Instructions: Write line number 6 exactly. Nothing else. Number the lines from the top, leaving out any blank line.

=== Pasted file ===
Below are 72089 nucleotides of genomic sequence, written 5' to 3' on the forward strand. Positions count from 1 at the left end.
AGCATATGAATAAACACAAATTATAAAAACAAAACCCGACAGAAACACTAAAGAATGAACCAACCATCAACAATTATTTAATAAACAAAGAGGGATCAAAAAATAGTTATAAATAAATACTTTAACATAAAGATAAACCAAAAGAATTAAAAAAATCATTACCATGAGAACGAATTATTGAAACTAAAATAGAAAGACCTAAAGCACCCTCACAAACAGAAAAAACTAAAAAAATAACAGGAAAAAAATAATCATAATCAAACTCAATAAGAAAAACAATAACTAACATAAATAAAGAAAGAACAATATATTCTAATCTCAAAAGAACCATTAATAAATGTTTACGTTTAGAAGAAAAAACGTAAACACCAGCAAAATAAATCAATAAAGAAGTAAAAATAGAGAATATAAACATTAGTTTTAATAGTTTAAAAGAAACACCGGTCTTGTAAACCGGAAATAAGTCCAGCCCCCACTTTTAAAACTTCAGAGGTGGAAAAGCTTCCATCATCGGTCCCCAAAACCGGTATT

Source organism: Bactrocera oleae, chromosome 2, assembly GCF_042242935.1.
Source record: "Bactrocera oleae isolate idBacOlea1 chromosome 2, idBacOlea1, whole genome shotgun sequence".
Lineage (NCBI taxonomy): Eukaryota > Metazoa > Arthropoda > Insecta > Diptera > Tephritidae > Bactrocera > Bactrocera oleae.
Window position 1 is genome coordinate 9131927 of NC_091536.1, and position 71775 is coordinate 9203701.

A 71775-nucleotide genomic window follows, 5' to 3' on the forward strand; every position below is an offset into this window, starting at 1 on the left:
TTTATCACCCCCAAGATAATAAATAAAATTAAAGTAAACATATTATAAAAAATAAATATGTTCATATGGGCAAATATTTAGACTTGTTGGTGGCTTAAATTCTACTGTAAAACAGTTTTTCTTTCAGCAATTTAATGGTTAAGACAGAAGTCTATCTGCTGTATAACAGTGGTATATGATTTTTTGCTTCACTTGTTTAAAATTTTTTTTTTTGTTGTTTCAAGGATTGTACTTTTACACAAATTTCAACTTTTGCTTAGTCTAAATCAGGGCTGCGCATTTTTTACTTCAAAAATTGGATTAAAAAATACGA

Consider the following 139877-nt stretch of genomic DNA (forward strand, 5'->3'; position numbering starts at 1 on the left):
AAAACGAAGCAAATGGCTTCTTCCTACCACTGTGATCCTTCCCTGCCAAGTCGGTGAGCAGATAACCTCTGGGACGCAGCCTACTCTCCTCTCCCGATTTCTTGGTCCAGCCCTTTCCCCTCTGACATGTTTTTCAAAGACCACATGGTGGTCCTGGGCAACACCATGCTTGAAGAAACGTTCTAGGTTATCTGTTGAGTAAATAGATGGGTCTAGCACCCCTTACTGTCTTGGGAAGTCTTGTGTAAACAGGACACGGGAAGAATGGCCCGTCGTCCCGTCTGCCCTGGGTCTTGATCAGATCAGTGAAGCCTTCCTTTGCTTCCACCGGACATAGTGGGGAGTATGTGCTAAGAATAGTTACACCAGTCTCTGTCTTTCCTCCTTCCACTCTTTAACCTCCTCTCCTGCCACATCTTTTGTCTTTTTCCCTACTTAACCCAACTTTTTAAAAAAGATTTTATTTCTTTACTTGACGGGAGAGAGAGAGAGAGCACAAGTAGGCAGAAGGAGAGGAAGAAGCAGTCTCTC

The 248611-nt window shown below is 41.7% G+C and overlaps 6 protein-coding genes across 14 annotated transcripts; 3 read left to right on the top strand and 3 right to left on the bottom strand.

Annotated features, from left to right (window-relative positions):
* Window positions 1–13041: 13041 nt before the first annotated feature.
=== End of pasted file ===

Window position 1 is genome coordinate 9131927 of NC_091536.1, and position 71775 is coordinate 9203701.